Post by Dave Homewood on Jan 11, 2018 14:46:44 GMT 12
If you can, tune in to TV1's news because inspirational Kiwi pilot Bryan Cox is to be featured. He has regained his flying licence recently after a lapse of 24 years, and has gone solo. He turns 93 next week! He's now New Zealand's oldest pilot. He has over 22,000 hours in his logbooks!!
Post by planewriting on Jan 11, 2018 16:19:52 GMT 12
This morning I had the pleasure of watching Bryan Cox doing solo circuits at Tauranga in Cessna 150 ZK-TAC for the benefit of TV1 news. All going well the news item should be on about 6.30pm tonight (Thursday). He had me along to help provide supporting information in need. Watching those landings would fool the unaware into thinking he flies every day. That Cessna seemingly walked on to the grass.
In 1993 he stopped flying, recording in his log book that the aircraft involved was Auckland Gliding Club Pawnee ZK-CEB at Drury. On one page in his logbook is a reference to his flying Glasflugel Libelle ZK-GIC. He had just renewed Frank Gatland's PPL and concluded the testing with some dead stick aerobatics and landing. Frank, a senior gliding instructor with the gliding club, then beckoned Bryan to come over and get into his Libelle. After a quick briefing the glider was hooked behind the Pawnee which took off with Frank flying it as tow pilot. Bryan had never been in a glider before but faultlessly flew it for 25 minutes before making a glider landing. In his log book under 2nd pilot is recorded "God"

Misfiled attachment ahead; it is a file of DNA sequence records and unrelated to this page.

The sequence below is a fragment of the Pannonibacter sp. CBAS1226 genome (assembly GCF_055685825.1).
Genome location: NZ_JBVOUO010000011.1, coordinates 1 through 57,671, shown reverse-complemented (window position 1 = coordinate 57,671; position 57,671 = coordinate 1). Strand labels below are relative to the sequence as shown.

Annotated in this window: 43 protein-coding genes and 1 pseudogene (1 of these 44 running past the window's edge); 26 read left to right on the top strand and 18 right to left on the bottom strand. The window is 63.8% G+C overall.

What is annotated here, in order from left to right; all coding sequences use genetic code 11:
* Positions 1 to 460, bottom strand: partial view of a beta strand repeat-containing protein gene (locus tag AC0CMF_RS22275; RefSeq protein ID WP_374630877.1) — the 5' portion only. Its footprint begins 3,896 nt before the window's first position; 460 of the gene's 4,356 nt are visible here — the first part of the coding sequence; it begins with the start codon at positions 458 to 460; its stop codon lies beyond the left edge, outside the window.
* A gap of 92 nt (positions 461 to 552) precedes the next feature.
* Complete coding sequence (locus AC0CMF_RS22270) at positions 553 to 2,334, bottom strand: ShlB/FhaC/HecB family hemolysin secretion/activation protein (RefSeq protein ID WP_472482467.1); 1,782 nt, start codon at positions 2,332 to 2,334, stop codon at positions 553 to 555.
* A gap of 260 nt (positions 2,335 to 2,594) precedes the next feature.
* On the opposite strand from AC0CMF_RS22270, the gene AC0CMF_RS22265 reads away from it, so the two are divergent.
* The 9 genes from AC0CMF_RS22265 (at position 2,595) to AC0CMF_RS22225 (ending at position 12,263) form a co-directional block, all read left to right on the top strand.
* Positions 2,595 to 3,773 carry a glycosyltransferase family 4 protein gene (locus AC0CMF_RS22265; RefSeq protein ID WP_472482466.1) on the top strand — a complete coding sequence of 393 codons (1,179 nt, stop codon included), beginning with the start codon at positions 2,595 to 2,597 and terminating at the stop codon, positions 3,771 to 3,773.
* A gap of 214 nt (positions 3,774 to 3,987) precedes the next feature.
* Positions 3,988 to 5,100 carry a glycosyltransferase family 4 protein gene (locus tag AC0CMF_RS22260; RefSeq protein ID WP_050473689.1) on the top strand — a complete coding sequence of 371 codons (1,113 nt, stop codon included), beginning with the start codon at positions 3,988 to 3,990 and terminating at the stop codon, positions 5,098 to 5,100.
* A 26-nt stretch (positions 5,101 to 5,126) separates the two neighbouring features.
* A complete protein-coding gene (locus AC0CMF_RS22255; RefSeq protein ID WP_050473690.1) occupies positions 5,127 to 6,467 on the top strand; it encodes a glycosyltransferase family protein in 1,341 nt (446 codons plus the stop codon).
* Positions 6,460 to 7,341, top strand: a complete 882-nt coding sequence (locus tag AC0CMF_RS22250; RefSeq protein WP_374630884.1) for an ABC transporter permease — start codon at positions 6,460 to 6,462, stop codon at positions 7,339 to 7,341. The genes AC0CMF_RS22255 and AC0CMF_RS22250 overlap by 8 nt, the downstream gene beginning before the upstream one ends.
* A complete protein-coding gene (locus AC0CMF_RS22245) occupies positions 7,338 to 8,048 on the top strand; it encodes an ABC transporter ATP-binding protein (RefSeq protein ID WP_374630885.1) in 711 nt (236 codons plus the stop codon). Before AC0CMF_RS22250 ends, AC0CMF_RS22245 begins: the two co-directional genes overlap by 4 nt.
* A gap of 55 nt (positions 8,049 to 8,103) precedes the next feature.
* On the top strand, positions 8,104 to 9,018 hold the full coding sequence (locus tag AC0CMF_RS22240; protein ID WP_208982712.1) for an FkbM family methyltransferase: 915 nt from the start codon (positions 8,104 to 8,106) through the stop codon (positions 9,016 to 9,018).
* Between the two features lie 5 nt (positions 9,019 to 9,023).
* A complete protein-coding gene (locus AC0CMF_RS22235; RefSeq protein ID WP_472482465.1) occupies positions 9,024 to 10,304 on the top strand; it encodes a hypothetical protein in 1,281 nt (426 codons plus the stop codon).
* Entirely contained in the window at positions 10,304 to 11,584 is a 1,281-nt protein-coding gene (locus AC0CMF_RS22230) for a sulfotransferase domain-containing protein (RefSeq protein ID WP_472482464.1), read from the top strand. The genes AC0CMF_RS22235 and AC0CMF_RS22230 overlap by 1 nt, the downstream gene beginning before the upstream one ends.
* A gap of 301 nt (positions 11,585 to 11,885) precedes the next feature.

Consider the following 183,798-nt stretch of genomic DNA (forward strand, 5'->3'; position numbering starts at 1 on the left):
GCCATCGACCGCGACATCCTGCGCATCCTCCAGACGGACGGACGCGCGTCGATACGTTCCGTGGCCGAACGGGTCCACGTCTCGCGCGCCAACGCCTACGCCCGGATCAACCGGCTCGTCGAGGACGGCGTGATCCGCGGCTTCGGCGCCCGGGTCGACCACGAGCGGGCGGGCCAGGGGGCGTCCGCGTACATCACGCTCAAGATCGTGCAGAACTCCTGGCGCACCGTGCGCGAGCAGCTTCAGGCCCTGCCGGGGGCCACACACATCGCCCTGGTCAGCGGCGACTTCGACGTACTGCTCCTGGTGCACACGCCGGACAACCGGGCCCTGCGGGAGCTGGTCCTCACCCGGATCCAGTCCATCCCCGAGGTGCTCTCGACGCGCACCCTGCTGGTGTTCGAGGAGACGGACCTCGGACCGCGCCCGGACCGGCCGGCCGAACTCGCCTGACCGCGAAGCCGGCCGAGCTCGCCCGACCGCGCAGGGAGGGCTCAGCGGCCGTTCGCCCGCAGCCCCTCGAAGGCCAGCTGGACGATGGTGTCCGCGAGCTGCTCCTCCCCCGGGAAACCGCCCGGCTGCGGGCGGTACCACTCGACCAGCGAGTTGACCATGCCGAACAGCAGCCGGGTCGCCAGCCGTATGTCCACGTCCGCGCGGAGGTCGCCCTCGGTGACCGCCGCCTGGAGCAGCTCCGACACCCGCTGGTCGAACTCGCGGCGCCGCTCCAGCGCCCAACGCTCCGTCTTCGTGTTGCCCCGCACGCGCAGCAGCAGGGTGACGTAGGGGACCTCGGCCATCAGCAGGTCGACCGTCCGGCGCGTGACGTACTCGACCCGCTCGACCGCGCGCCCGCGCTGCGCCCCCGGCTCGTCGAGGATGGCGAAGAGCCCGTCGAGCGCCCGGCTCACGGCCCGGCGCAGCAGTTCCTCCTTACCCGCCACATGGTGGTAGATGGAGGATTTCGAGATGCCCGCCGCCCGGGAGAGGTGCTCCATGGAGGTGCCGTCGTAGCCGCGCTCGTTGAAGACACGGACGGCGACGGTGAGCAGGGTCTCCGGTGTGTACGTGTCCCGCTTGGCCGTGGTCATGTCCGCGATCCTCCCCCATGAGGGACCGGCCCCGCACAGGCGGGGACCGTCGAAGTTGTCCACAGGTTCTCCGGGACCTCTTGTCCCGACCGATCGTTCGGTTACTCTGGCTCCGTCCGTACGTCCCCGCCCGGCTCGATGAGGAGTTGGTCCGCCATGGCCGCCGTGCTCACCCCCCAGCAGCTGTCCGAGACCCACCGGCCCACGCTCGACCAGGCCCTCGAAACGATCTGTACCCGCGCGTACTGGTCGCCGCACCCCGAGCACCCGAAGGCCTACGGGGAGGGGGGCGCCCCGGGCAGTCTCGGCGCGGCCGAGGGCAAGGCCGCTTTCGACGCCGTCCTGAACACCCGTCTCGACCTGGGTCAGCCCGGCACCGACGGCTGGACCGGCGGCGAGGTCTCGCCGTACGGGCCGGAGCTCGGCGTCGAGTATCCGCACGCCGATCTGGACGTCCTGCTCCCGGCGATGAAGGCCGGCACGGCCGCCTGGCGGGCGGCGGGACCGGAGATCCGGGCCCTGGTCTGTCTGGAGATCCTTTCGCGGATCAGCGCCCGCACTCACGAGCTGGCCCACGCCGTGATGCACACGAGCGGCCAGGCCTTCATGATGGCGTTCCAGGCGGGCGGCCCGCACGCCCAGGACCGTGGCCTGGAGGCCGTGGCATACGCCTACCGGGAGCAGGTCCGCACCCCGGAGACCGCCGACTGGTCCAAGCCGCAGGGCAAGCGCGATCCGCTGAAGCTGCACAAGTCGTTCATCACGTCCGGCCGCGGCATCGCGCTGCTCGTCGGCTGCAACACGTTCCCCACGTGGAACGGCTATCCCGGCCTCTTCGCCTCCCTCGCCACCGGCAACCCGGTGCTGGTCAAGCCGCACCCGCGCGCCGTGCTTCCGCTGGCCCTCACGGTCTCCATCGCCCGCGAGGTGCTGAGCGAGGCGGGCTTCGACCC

Bryan is very excited about flying again. A lot has happened since the episode on his 20th birthday on 15th January 1945. We saw quite a bit of him when he was bases at Ardmore during the war. One of his good mates, Andy Slater, who was a client of mine from South Kaipara Heads used to visit us as well. Andy went flying again several years before he died. Go well cousin Bryan. Enjoy your flying.
Post by planewriting on Jan 12, 2018 6:54:02 GMT 12
My memories of Bryan go back to the mid 1960s. A friend of mine from Intermediate and College days started flying lessons with Bryan in the Manukau Flying School Colt ZK-CEG. Obviously I was to meet Bryan several times back then. He came across as an astute business man who set very high standards as he watched his young aviation business grow. Wind the clock forward 50 years to when I retired to Tauranga and began attending Tauranga branch Aviation Historical Society meetings where I made myself known to him once more. Stemming from that has been a very good friendship. He may have added a few more years to his life, and he no longer had the responsibility for a running a business, but believe me, he is as sharp as ever and always good for a yarn.